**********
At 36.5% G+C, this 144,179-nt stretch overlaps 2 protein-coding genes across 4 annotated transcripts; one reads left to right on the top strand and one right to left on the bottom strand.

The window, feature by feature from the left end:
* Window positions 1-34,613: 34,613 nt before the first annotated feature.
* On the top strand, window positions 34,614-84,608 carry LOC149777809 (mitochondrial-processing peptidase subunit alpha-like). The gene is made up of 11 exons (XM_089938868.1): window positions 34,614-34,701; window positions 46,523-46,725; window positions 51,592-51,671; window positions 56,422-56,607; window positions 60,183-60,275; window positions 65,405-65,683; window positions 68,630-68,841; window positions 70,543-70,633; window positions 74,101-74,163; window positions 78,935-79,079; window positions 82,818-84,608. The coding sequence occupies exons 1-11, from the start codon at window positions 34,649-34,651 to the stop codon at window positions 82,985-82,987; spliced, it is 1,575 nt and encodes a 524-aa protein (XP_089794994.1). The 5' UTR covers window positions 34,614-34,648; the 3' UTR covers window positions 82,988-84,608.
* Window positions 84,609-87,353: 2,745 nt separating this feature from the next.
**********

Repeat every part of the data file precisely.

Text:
At 36.5% G+C, this 144,179-nt stretch overlaps 2 protein-coding genes across 4 annotated transcripts; one reads left to right on the top strand and one right to left on the bottom strand.

The window, feature by feature from the left end:
* Window positions 1-34,613: 34,613 nt before the first annotated feature.
* On the top strand, window positions 34,614-84,608 carry LOC149777809 (mitochondrial-processing peptidase subunit alpha-like). The gene is made up of 11 exons (XM_089938868.1): window positions 34,614-34,701; window positions 46,523-46,725; window positions 51,592-51,671; window positions 56,422-56,607; window positions 60,183-60,275; window positions 65,405-65,683; window positions 68,630-68,841; window positions 70,543-70,633; window positions 74,101-74,163; window positions 78,935-79,079; window positions 82,818-84,608. The coding sequence occupies exons 1-11, from the start codon at window positions 34,649-34,651 to the stop codon at window positions 82,985-82,987; spliced, it is 1,575 nt and encodes a 524-aa protein (XP_089794994.1). The 5' UTR covers window positions 34,614-34,648; the 3' UTR covers window positions 82,988-84,608.
* Window positions 84,609-87,353: 2,745 nt separating this feature from the next.